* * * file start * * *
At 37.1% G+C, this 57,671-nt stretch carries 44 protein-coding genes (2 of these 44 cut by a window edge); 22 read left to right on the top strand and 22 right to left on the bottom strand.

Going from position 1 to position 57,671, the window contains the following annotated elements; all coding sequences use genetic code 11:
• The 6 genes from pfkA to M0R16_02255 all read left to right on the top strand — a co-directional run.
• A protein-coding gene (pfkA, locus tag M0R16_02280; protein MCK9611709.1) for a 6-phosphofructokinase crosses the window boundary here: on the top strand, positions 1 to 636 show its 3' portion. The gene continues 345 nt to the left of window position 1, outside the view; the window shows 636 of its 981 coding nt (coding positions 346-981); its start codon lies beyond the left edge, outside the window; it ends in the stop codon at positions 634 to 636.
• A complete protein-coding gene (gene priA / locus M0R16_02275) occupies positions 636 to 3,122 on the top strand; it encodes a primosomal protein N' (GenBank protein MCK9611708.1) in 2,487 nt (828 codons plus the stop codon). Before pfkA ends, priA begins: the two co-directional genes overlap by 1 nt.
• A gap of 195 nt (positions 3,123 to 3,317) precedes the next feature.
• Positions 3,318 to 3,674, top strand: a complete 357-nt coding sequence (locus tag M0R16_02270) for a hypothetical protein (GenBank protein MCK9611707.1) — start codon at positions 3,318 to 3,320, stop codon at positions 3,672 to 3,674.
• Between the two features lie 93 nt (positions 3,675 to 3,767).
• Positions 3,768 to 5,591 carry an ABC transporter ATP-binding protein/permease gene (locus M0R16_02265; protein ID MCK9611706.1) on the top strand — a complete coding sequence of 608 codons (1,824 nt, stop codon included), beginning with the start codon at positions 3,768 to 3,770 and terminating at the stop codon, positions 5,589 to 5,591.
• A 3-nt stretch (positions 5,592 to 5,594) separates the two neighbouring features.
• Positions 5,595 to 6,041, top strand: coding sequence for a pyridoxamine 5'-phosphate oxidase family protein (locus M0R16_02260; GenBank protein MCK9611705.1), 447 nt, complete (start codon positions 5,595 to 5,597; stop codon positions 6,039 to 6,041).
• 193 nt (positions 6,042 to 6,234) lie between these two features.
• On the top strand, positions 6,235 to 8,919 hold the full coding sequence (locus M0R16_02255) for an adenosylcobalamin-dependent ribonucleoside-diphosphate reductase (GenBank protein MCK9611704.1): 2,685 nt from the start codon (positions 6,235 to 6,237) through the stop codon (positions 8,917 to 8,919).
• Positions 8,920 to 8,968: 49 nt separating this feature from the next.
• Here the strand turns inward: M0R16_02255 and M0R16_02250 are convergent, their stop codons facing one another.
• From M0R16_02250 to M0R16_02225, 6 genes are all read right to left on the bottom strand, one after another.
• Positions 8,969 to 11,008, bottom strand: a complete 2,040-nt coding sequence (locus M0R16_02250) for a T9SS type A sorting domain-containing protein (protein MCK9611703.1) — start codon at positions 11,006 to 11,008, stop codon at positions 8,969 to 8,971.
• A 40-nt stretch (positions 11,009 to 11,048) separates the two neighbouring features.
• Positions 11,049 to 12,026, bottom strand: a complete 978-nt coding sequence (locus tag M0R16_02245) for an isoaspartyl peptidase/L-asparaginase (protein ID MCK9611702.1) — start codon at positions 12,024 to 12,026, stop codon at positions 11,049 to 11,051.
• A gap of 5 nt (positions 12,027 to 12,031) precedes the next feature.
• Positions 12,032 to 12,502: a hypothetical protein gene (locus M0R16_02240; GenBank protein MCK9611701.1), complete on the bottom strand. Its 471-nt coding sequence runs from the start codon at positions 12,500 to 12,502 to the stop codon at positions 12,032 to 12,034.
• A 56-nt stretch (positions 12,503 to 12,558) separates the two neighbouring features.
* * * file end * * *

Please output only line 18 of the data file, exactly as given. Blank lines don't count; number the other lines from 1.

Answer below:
• A 40-nt stretch (positions 11,009 to 11,048) separates the two neighbouring features.